"A 50-year-old man drinks Coke and a 15-year-old girl drinks Coke, but you'd communicate in a different way with each," says Linkner.

For a viral campaign that allows users to play a game, you might ask a series of qualifying questions and then create a number of different games tailored to the types of visitors you get.

Of course, you won't want to create an endless number of games for every possible variable of consumer, "but you can certainly do five or 10 different games," he explains. "If it's a female maybe they're water skiing and if it's a guy maybe they're playing baseball. If they go the female route, they have a chance to win one prize; men may win another."

But when you combine personalization with a viral element, what happens when someone forwards the game to a friend, and the friend gets a different game to play? That's something to consider, Linkner says. "Hopefully you have five great games and not four great games and one that sucks."

-> Tactic #5. Gain consumer insights over time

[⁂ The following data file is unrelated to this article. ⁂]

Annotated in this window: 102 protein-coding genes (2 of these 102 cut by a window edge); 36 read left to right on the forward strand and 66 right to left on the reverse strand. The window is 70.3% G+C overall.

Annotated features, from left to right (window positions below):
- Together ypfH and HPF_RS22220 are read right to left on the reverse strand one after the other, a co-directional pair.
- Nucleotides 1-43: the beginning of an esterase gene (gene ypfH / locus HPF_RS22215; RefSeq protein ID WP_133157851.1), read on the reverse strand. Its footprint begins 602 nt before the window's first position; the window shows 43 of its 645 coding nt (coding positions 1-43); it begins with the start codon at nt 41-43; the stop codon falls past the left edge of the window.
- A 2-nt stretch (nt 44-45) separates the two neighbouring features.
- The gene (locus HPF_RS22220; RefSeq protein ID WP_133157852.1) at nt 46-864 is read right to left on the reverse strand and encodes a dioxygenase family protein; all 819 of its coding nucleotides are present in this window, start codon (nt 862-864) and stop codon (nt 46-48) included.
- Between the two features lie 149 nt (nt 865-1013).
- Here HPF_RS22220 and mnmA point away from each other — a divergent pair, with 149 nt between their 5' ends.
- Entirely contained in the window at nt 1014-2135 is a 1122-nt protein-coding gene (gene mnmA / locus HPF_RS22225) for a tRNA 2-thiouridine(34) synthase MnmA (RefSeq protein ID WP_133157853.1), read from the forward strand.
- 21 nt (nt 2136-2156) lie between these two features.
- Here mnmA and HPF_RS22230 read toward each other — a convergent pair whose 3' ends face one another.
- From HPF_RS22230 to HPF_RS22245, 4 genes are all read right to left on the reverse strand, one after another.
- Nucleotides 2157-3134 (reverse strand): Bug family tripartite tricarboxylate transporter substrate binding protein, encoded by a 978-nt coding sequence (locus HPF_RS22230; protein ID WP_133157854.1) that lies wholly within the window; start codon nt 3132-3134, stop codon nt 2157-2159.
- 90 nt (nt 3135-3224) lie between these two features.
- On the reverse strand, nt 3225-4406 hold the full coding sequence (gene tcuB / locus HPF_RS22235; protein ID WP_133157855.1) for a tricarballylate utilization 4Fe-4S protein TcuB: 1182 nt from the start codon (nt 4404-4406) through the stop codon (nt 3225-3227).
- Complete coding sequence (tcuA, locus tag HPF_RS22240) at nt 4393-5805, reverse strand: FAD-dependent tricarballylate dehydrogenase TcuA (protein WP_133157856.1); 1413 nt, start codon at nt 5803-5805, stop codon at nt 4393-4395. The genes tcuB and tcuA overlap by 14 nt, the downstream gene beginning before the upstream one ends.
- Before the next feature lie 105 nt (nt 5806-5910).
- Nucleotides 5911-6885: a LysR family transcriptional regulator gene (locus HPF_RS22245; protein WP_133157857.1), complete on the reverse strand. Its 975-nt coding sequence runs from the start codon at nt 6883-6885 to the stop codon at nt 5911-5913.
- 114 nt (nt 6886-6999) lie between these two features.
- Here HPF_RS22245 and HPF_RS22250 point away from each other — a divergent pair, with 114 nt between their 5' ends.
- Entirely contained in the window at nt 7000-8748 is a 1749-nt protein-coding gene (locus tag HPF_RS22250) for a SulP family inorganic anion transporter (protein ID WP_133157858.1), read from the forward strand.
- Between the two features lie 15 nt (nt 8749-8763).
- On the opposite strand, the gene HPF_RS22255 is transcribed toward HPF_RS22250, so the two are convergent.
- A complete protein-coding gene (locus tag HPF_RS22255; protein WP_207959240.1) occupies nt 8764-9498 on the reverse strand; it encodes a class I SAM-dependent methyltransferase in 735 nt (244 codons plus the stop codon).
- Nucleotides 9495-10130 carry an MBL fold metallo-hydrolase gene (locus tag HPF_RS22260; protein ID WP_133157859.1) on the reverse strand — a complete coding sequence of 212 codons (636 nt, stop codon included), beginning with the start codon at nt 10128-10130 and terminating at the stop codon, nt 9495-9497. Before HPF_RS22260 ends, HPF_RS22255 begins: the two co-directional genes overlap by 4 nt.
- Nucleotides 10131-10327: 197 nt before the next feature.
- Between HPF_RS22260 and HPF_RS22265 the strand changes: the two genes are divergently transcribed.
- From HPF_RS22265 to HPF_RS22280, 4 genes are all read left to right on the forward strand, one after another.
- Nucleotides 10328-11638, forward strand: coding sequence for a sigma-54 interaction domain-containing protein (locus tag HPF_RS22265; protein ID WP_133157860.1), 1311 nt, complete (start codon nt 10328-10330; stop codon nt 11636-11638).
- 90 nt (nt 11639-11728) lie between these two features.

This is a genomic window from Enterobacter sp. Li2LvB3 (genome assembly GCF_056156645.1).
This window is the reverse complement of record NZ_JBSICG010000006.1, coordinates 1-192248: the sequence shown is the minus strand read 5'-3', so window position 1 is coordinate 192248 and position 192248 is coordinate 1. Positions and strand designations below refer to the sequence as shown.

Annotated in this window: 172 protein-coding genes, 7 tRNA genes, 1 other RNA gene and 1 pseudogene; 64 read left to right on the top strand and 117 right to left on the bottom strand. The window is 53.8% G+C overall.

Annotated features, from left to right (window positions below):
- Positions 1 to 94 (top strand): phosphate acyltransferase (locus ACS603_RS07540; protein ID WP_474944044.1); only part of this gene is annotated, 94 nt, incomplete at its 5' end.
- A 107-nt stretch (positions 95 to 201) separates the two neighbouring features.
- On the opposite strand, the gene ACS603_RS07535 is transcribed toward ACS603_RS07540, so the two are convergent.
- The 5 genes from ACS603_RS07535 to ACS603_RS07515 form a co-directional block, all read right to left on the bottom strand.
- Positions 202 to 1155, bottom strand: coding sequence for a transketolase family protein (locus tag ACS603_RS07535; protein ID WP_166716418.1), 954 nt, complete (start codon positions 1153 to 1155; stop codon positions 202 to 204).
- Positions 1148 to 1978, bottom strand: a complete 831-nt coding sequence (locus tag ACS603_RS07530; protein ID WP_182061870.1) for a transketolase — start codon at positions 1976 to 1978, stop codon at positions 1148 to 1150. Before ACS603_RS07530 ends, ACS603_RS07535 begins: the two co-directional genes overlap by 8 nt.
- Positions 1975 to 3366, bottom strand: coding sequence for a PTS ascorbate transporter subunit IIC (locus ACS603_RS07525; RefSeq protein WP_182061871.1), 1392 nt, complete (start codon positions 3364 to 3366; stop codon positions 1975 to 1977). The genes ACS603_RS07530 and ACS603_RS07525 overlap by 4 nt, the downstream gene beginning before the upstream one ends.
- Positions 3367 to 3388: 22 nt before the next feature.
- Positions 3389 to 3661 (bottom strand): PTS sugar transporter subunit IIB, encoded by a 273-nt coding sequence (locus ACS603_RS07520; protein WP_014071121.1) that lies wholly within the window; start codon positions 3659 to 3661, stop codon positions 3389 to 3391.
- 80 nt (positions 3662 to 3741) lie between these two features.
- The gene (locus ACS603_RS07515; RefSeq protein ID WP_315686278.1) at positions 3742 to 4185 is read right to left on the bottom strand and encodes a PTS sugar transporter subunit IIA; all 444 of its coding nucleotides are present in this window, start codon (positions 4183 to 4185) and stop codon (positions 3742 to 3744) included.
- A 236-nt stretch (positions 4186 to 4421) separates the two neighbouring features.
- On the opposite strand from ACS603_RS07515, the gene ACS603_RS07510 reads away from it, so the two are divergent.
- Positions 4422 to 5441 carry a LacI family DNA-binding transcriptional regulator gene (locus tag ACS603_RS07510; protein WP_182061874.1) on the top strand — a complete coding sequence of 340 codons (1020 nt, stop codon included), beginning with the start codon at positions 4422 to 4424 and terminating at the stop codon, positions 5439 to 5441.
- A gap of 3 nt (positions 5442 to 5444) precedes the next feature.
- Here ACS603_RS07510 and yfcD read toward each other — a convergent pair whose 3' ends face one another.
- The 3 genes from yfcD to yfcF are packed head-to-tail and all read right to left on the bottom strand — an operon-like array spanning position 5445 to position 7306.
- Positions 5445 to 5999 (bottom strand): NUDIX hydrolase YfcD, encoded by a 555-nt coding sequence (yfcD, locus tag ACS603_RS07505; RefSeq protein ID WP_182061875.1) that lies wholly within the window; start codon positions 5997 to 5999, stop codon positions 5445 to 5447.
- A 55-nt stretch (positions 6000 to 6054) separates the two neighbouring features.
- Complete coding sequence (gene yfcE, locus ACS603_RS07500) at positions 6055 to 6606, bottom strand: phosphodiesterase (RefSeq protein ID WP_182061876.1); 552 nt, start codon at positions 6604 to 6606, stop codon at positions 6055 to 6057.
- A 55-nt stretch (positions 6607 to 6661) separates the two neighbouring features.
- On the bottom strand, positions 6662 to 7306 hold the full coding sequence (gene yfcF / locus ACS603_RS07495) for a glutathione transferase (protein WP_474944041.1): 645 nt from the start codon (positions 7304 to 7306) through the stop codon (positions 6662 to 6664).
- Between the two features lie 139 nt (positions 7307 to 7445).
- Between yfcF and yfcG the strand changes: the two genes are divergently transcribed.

The more personal intelligence a brand has about a consumer, the better that brand can market to the consumer -- but there are only so many questions you can include on an entry form before people will bail.

The answer, says Linkner, is to gather different consumer data each time you interact with them. With an instant-win promotion, a consumer will come back about seven times, Linkner says. "Each of those times, we ask different questions."

Do this across multiple promotions, as well, he suggests: "You might answer questions for a Crest promotion, then months later go to a Scope promotion and I'll ask you the next three questions. We consolidate that information."